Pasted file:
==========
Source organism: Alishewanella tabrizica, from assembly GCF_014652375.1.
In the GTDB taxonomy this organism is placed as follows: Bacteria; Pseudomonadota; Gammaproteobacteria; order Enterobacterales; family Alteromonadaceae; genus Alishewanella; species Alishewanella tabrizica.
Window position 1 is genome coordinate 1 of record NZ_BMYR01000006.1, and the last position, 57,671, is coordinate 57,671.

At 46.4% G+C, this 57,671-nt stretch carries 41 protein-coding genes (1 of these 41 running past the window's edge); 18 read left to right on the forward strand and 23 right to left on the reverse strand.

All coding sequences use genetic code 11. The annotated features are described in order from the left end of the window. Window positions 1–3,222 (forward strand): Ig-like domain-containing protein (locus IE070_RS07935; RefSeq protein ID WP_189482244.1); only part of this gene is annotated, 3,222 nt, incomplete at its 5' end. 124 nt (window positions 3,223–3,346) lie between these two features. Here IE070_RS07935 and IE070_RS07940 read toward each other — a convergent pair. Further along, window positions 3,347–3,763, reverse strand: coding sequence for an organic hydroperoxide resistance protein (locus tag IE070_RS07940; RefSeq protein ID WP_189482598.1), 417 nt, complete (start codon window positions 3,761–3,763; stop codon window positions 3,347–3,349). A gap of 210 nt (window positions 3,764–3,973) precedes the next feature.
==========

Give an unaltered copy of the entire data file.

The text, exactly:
Source organism: Alishewanella tabrizica, from assembly GCF_014652375.1.
In the GTDB taxonomy this organism is placed as follows: Bacteria; Pseudomonadota; Gammaproteobacteria; order Enterobacterales; family Alteromonadaceae; genus Alishewanella; species Alishewanella tabrizica.
Window position 1 is genome coordinate 1 of record NZ_BMYR01000006.1, and the last position, 57,671, is coordinate 57,671.

At 46.4% G+C, this 57,671-nt stretch carries 41 protein-coding genes (1 of these 41 running past the window's edge); 18 read left to right on the forward strand and 23 right to left on the reverse strand.

All coding sequences use genetic code 11. The annotated features are described in order from the left end of the window. Window positions 1–3,222 (forward strand): Ig-like domain-containing protein (locus IE070_RS07935; RefSeq protein ID WP_189482244.1); only part of this gene is annotated, 3,222 nt, incomplete at its 5' end. 124 nt (window positions 3,223–3,346) lie between these two features. Here IE070_RS07935 and IE070_RS07940 read toward each other — a convergent pair. Further along, window positions 3,347–3,763, reverse strand: coding sequence for an organic hydroperoxide resistance protein (locus tag IE070_RS07940; RefSeq protein ID WP_189482598.1), 417 nt, complete (start codon window positions 3,761–3,763; stop codon window positions 3,347–3,349). A gap of 210 nt (window positions 3,764–3,973) precedes the next feature.